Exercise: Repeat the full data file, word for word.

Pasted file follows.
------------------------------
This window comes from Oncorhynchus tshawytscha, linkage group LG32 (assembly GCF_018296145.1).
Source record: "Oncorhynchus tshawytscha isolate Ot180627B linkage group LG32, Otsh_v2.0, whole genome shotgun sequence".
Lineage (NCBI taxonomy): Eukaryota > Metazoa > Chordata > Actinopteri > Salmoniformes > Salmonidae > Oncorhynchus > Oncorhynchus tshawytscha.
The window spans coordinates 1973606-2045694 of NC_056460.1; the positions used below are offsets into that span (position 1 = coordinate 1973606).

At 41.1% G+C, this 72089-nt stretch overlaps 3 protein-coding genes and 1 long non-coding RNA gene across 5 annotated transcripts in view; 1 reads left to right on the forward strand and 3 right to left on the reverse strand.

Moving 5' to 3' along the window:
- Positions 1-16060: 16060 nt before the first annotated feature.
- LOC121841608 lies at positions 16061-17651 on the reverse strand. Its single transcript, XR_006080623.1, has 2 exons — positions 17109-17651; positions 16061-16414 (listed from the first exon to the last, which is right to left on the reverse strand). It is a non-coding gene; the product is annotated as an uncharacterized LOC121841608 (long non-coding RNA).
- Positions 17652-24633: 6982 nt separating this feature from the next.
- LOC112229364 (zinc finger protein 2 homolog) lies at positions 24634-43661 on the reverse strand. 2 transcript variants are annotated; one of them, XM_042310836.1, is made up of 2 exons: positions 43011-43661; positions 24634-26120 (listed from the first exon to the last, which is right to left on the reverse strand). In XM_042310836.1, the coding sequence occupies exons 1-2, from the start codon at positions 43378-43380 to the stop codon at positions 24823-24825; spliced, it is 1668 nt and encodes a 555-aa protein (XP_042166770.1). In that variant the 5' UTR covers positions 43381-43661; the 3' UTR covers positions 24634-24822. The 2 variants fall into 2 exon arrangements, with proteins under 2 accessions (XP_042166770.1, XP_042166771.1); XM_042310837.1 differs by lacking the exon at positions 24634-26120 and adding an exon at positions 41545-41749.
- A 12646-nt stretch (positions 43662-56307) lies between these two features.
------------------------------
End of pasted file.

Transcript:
This window comes from Oncorhynchus tshawytscha, linkage group LG32 (assembly GCF_018296145.1).
Source record: "Oncorhynchus tshawytscha isolate Ot180627B linkage group LG32, Otsh_v2.0, whole genome shotgun sequence".
Lineage (NCBI taxonomy): Eukaryota > Metazoa > Chordata > Actinopteri > Salmoniformes > Salmonidae > Oncorhynchus > Oncorhynchus tshawytscha.
The window spans coordinates 1973606-2045694 of NC_056460.1; the positions used below are offsets into that span (position 1 = coordinate 1973606).

At 41.1% G+C, this 72089-nt stretch overlaps 3 protein-coding genes and 1 long non-coding RNA gene across 5 annotated transcripts in view; 1 reads left to right on the forward strand and 3 right to left on the reverse strand.

Moving 5' to 3' along the window:
- Positions 1-16060: 16060 nt before the first annotated feature.
- LOC121841608 lies at positions 16061-17651 on the reverse strand. Its single transcript, XR_006080623.1, has 2 exons — positions 17109-17651; positions 16061-16414 (listed from the first exon to the last, which is right to left on the reverse strand). It is a non-coding gene; the product is annotated as an uncharacterized LOC121841608 (long non-coding RNA).
- Positions 17652-24633: 6982 nt separating this feature from the next.
- LOC112229364 (zinc finger protein 2 homolog) lies at positions 24634-43661 on the reverse strand. 2 transcript variants are annotated; one of them, XM_042310836.1, is made up of 2 exons: positions 43011-43661; positions 24634-26120 (listed from the first exon to the last, which is right to left on the reverse strand). In XM_042310836.1, the coding sequence occupies exons 1-2, from the start codon at positions 43378-43380 to the stop codon at positions 24823-24825; spliced, it is 1668 nt and encodes a 555-aa protein (XP_042166770.1). In that variant the 5' UTR covers positions 43381-43661; the 3' UTR covers positions 24634-24822. The 2 variants fall into 2 exon arrangements, with proteins under 2 accessions (XP_042166770.1, XP_042166771.1); XM_042310837.1 differs by lacking the exon at positions 24634-26120 and adding an exon at positions 41545-41749.
- A 12646-nt stretch (positions 43662-56307) lies between these two features.